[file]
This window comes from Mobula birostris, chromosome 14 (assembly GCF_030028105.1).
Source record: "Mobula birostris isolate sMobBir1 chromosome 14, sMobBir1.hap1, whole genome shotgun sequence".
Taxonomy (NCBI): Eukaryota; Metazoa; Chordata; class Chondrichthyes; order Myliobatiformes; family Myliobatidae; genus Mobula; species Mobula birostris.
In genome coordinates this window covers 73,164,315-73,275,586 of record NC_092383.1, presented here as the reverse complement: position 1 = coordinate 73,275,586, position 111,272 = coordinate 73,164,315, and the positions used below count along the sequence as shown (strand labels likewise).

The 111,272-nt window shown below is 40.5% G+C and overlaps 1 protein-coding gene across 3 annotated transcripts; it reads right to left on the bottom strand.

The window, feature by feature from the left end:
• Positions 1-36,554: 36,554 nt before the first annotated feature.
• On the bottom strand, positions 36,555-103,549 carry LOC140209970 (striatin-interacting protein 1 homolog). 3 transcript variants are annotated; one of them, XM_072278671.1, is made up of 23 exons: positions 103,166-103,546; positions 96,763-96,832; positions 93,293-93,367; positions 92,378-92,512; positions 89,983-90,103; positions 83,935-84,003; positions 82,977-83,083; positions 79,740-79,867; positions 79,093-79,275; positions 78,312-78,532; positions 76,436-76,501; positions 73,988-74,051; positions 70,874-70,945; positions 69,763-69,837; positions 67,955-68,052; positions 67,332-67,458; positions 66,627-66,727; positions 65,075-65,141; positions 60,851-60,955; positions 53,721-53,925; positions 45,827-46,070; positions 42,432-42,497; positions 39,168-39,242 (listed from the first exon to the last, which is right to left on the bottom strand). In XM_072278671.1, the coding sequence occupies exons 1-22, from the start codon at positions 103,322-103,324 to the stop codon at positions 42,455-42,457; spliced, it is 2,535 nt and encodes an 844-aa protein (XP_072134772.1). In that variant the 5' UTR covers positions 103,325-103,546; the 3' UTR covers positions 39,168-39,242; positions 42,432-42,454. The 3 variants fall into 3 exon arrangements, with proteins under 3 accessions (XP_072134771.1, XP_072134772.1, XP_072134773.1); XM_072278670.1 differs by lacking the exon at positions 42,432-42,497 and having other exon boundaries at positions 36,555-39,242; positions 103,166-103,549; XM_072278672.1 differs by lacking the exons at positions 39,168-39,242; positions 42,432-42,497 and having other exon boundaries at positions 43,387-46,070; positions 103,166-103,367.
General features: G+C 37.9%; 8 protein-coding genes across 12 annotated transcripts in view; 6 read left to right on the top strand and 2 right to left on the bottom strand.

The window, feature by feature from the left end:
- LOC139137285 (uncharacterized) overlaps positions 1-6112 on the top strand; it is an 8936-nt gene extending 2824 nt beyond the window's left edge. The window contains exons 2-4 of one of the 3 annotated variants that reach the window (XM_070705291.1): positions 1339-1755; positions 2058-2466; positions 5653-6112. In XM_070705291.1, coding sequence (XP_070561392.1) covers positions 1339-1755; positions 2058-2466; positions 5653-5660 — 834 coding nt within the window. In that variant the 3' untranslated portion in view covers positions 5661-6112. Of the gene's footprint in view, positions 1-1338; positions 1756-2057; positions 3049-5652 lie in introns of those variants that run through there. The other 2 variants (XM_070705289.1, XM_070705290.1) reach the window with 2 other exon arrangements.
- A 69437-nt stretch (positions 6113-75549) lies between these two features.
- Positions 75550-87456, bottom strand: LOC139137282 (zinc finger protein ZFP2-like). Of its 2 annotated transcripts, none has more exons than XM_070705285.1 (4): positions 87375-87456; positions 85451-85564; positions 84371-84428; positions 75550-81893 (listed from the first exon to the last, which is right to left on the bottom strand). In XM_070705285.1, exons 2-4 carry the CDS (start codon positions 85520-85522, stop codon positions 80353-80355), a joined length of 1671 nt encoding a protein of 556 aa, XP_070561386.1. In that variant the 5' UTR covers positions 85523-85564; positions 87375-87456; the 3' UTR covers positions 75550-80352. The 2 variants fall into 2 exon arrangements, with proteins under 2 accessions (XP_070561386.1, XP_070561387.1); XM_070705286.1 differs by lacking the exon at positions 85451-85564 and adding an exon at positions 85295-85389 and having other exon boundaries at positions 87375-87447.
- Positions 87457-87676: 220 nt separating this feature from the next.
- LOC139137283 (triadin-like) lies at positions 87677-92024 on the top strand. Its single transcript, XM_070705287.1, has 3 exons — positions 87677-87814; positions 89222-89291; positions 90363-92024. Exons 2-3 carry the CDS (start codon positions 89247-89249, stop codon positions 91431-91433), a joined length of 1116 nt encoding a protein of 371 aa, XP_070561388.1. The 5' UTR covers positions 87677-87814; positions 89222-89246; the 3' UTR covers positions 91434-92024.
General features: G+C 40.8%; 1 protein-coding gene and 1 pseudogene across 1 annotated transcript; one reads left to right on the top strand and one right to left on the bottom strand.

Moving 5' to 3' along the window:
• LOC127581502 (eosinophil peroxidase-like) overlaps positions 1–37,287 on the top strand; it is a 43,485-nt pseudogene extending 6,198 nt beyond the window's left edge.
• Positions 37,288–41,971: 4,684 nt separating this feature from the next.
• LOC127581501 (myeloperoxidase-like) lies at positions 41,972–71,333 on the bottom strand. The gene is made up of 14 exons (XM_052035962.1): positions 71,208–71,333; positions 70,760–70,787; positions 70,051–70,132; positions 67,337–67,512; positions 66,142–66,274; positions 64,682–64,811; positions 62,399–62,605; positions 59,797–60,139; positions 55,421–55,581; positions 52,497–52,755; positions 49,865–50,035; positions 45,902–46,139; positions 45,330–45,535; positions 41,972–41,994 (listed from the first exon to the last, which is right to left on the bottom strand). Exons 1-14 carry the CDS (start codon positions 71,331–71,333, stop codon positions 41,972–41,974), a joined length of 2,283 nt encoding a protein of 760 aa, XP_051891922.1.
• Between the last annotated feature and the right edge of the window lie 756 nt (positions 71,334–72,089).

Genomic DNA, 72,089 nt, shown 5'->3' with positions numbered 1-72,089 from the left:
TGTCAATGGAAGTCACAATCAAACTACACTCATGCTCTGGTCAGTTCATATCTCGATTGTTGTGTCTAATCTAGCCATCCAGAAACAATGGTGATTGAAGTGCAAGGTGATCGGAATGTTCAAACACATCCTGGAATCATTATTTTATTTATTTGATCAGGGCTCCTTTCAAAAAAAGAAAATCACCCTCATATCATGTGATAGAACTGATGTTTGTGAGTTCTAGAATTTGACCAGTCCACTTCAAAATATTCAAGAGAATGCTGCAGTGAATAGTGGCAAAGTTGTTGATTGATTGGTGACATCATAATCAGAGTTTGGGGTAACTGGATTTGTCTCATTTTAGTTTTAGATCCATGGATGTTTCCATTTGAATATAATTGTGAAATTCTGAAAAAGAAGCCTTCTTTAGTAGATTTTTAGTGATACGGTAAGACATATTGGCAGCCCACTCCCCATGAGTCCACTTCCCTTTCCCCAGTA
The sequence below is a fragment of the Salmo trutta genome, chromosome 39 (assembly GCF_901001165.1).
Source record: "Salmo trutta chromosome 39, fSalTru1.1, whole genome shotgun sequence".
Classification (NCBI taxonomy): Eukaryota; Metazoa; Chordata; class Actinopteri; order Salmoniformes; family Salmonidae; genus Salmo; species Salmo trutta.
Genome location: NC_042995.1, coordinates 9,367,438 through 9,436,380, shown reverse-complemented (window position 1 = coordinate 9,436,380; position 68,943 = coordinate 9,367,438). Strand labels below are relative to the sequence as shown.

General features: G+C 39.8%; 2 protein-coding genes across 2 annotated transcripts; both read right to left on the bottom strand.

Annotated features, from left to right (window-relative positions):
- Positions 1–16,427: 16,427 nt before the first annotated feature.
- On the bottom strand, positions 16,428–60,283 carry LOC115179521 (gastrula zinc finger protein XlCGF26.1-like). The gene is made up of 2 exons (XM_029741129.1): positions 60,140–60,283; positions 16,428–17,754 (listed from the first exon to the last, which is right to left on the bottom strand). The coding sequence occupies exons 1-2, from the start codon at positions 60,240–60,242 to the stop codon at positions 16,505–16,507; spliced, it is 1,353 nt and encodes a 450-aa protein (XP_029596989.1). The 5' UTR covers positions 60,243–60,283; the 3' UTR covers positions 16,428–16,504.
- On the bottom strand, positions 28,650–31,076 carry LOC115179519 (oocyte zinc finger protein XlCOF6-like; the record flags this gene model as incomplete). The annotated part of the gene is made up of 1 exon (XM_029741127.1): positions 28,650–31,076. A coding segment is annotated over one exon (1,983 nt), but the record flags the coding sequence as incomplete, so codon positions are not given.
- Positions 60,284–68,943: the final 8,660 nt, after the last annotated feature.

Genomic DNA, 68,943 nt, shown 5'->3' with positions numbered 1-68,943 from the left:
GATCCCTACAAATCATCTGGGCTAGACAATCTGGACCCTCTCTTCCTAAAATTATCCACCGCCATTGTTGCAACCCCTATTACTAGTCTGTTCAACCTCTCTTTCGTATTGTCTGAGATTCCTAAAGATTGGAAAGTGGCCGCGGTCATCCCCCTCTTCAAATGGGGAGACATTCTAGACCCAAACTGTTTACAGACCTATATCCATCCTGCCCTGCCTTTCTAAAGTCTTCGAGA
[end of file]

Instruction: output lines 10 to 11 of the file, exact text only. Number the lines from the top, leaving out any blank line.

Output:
The window, feature by feature from the left end:
- LOC139137285 (uncharacterized) overlaps positions 1-6112 on the top strand; it is an 8936-nt gene extending 2824 nt beyond the window's left edge. The window contains exons 2-4 of one of the 3 annotated variants that reach the window (XM_070705291.1): positions 1339-1755; positions 2058-2466; positions 5653-6112. In XM_070705291.1, coding sequence (XP_070561392.1) covers positions 1339-1755; positions 2058-2466; positions 5653-5660 — 834 coding nt within the window. In that variant the 3' untranslated portion in view covers positions 5661-6112. Of the gene's footprint in view, positions 1-1338; positions 1756-2057; positions 3049-5652 lie in introns of those variants that run through there. The other 2 variants (XM_070705289.1, XM_070705290.1) reach the window with 2 other exon arrangements.